Peritoneal Mesothelioma Surgery Underutilized

One recent study, conducted by researchers at Inova Fairfax Medical Campus in Virginia, found that a large percentage of patients who could have been helped by cytoreductive surgery and HIPEC – and had their survival extended significantly – were not having the surgery for various reasons.

Although some patients are denied surgery because of age, overall health reasons or disease progression, those are not the majority with peritoneal mesothelioma.

One reason for the lack of surgery is its association with the tougher-to-treat and more prevalent pleural mesothelioma, which develops in the thoracic cavity and has a much shorter survival time.

Only an estimated one-fourth of the patients with pleural mesothelioma even qualify for aggressive surgery.

This most recent review at Wake Forest also showed little difference in complication rates between the first surgery and second, for both the overall group and the peritoneal mesothelioma group.

For the 17 mesothelioma patients undergoing repeat surgery, only two had serious complications after the first surgery and just three had complications after the second surgery.

“When you looked at the data, it was a pleasant surprise. The complication rates were comparable,” Shen said. “Part of that is, we’re selecting patients who we think can do well with it. It’s another reason patients should go to a high-volume center with experience. The procedure can extend survival.”

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EPA Proposes Ban on Chrysotile Asbestos

The U.S. Environmental Protection Agency proposed a potentially historic ban April 5 that would prohibit all current uses of chrysotile asbestos.

Chrysotile is the only known type of asbestos still being imported into the country today.

The rule would prohibit the ongoing importation of raw asbestos along with the manufacturing, processing, distribution and commercial use of products containing chrysotile asbestos. It is being proposed under the Toxic Substances Control Act, which was amended in 2016 and designed to address the safety of existing chemicals.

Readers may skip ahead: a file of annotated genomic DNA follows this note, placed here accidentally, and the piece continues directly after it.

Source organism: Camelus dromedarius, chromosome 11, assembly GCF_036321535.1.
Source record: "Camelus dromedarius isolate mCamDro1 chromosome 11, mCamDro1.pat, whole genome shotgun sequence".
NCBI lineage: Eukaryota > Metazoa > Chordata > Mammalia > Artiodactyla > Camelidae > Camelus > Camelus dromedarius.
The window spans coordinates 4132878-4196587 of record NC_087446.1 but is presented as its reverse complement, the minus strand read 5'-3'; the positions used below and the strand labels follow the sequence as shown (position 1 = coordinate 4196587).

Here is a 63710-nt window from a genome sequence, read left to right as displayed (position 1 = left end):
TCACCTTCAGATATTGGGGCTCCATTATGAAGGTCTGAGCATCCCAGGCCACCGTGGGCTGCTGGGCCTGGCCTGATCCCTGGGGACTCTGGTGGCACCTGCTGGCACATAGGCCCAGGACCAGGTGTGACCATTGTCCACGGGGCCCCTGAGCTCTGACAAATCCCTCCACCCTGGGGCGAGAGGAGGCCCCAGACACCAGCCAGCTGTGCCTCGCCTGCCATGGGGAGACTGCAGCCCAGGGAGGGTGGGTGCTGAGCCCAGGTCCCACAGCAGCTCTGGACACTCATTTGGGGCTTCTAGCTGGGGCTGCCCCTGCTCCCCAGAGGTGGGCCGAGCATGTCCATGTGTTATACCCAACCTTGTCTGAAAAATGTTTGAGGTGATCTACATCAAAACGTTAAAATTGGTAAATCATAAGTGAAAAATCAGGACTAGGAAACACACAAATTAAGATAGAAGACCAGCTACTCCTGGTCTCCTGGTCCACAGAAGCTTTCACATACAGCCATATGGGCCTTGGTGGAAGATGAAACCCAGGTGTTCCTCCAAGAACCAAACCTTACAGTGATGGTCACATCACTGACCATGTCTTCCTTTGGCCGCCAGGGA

Asbestos is still used in the U.S. today in products such as diaphragms, sheet gaskets, oil-field brake blocks, aftermarket automotive brakes and linings, and other vehicle friction products.

“We’re taking an important step forward to protect public health and finally put an end to the use of dangerous asbestos in the United States,” said Michael Regan, EPA administrator.

Ban Would Impact Chloralkali Industry

All raw asbestos imported by the U.S. today – an estimated 300 metric tons in 2020 – is used by the chloralkali industry, which will be hurt the most financially by the proposal. It uses asbestos in the manufacturing of semipermeable diaphragms for making chlorine.

The American Chemistry Council, a lobbying group for the chemical industry, blasted the EPA’s proposed ban of asbestos in a statement this week, insisting it would reduce the domestic supply of chlorine, potentially disrupting the drinking water supply.

“If enacted, the EPA’s proposed rule would ban the manufacture of nearly one-third of the chlorine and sodium hydroxide chemicals and have significant adverse effects on the supply of the nation’s drinking water,” the statement said.

According to the EPA, there are only 10 chloralkali factories still using asbestos diaphragms in the U.S. and that use is declining. Other plants are already using alternatives to asbestos.

Manufacturers Have 2 Years to Comply

Although asbestos is heavily regulated today, and its use has dropped dramatically in recent decades, the push for an asbestos ban has intensified in recent years. More than 60 countries worldwide already have instituted some degree of a ban.

The EPA blocked most uses of asbestos in 1989 under the TSCA, but a federal appeals court overturned much of the ban in 1991 after considerable lobbying by the industry.